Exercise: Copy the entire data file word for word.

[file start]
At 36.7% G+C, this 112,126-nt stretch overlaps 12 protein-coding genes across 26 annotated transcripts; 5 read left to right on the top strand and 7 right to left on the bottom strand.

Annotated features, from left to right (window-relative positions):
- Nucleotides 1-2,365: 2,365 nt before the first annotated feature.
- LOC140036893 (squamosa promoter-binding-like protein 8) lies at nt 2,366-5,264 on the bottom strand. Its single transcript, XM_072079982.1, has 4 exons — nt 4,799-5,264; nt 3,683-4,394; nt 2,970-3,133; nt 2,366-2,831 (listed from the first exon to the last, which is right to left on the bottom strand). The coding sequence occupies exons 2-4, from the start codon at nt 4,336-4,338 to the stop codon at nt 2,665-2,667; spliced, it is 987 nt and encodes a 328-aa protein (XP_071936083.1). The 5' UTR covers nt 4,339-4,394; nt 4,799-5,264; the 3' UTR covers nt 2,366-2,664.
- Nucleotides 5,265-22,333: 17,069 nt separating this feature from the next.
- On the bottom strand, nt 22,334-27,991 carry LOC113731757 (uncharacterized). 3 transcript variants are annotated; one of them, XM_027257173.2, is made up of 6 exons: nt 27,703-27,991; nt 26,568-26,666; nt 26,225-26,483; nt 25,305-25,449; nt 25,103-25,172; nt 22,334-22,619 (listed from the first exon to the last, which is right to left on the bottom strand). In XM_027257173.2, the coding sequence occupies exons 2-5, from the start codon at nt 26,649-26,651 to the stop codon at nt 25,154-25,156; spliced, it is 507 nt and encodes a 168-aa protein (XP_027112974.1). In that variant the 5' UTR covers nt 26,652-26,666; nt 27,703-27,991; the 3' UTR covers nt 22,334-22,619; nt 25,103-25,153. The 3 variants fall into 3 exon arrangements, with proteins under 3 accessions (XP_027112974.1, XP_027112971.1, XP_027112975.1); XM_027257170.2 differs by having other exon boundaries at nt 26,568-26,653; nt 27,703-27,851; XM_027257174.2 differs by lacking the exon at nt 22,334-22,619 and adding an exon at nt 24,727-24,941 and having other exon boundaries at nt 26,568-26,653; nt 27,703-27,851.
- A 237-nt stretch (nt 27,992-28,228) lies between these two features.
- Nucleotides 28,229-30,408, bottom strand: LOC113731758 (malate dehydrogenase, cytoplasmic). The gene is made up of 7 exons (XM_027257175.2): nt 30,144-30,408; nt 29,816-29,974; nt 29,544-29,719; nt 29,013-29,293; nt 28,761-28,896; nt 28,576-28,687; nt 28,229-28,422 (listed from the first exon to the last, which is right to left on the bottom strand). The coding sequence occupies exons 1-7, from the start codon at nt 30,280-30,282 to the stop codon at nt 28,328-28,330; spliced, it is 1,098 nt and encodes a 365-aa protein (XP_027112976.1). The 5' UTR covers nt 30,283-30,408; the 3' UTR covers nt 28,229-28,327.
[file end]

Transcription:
At 36.7% G+C, this 112,126-nt stretch overlaps 12 protein-coding genes across 26 annotated transcripts; 5 read left to right on the top strand and 7 right to left on the bottom strand.

Annotated features, from left to right (window-relative positions):
- Nucleotides 1-2,365: 2,365 nt before the first annotated feature.
- LOC140036893 (squamosa promoter-binding-like protein 8) lies at nt 2,366-5,264 on the bottom strand. Its single transcript, XM_072079982.1, has 4 exons — nt 4,799-5,264; nt 3,683-4,394; nt 2,970-3,133; nt 2,366-2,831 (listed from the first exon to the last, which is right to left on the bottom strand). The coding sequence occupies exons 2-4, from the start codon at nt 4,336-4,338 to the stop codon at nt 2,665-2,667; spliced, it is 987 nt and encodes a 328-aa protein (XP_071936083.1). The 5' UTR covers nt 4,339-4,394; nt 4,799-5,264; the 3' UTR covers nt 2,366-2,664.
- Nucleotides 5,265-22,333: 17,069 nt separating this feature from the next.
- On the bottom strand, nt 22,334-27,991 carry LOC113731757 (uncharacterized). 3 transcript variants are annotated; one of them, XM_027257173.2, is made up of 6 exons: nt 27,703-27,991; nt 26,568-26,666; nt 26,225-26,483; nt 25,305-25,449; nt 25,103-25,172; nt 22,334-22,619 (listed from the first exon to the last, which is right to left on the bottom strand). In XM_027257173.2, the coding sequence occupies exons 2-5, from the start codon at nt 26,649-26,651 to the stop codon at nt 25,154-25,156; spliced, it is 507 nt and encodes a 168-aa protein (XP_027112974.1). In that variant the 5' UTR covers nt 26,652-26,666; nt 27,703-27,991; the 3' UTR covers nt 22,334-22,619; nt 25,103-25,153. The 3 variants fall into 3 exon arrangements, with proteins under 3 accessions (XP_027112974.1, XP_027112971.1, XP_027112975.1); XM_027257170.2 differs by having other exon boundaries at nt 26,568-26,653; nt 27,703-27,851; XM_027257174.2 differs by lacking the exon at nt 22,334-22,619 and adding an exon at nt 24,727-24,941 and having other exon boundaries at nt 26,568-26,653; nt 27,703-27,851.
- A 237-nt stretch (nt 27,992-28,228) lies between these two features.
- Nucleotides 28,229-30,408, bottom strand: LOC113731758 (malate dehydrogenase, cytoplasmic). The gene is made up of 7 exons (XM_027257175.2): nt 30,144-30,408; nt 29,816-29,974; nt 29,544-29,719; nt 29,013-29,293; nt 28,761-28,896; nt 28,576-28,687; nt 28,229-28,422 (listed from the first exon to the last, which is right to left on the bottom strand). The coding sequence occupies exons 1-7, from the start codon at nt 30,280-30,282 to the stop codon at nt 28,328-28,330; spliced, it is 1,098 nt and encodes a 365-aa protein (XP_027112976.1). The 5' UTR covers nt 30,283-30,408; the 3' UTR covers nt 28,229-28,327.